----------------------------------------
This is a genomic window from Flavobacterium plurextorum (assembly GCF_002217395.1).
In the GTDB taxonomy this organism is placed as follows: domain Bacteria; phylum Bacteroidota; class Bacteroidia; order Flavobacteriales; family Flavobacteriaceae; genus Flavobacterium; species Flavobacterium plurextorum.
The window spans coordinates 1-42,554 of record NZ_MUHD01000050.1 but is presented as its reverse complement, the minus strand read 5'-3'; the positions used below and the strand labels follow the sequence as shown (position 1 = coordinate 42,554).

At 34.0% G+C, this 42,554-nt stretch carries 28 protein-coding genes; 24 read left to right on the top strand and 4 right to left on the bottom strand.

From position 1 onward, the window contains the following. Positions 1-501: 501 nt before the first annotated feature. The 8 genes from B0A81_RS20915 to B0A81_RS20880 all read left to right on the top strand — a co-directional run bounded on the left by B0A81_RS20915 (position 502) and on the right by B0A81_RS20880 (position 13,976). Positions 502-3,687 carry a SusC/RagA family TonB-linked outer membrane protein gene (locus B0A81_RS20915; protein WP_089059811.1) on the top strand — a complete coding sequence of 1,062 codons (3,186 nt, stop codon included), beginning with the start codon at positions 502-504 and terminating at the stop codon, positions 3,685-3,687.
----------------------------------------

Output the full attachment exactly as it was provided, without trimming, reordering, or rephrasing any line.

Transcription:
This is a genomic window from Flavobacterium plurextorum (assembly GCF_002217395.1).
In the GTDB taxonomy this organism is placed as follows: domain Bacteria; phylum Bacteroidota; class Bacteroidia; order Flavobacteriales; family Flavobacteriaceae; genus Flavobacterium; species Flavobacterium plurextorum.
The window spans coordinates 1-42,554 of record NZ_MUHD01000050.1 but is presented as its reverse complement, the minus strand read 5'-3'; the positions used below and the strand labels follow the sequence as shown (position 1 = coordinate 42,554).

At 34.0% G+C, this 42,554-nt stretch carries 28 protein-coding genes; 24 read left to right on the top strand and 4 right to left on the bottom strand.

From position 1 onward, the window contains the following. Positions 1-501: 501 nt before the first annotated feature. The 8 genes from B0A81_RS20915 to B0A81_RS20880 all read left to right on the top strand — a co-directional run bounded on the left by B0A81_RS20915 (position 502) and on the right by B0A81_RS20880 (position 13,976). Positions 502-3,687 carry a SusC/RagA family TonB-linked outer membrane protein gene (locus B0A81_RS20915; protein WP_089059811.1) on the top strand — a complete coding sequence of 1,062 codons (3,186 nt, stop codon included), beginning with the start codon at positions 502-504 and terminating at the stop codon, positions 3,685-3,687.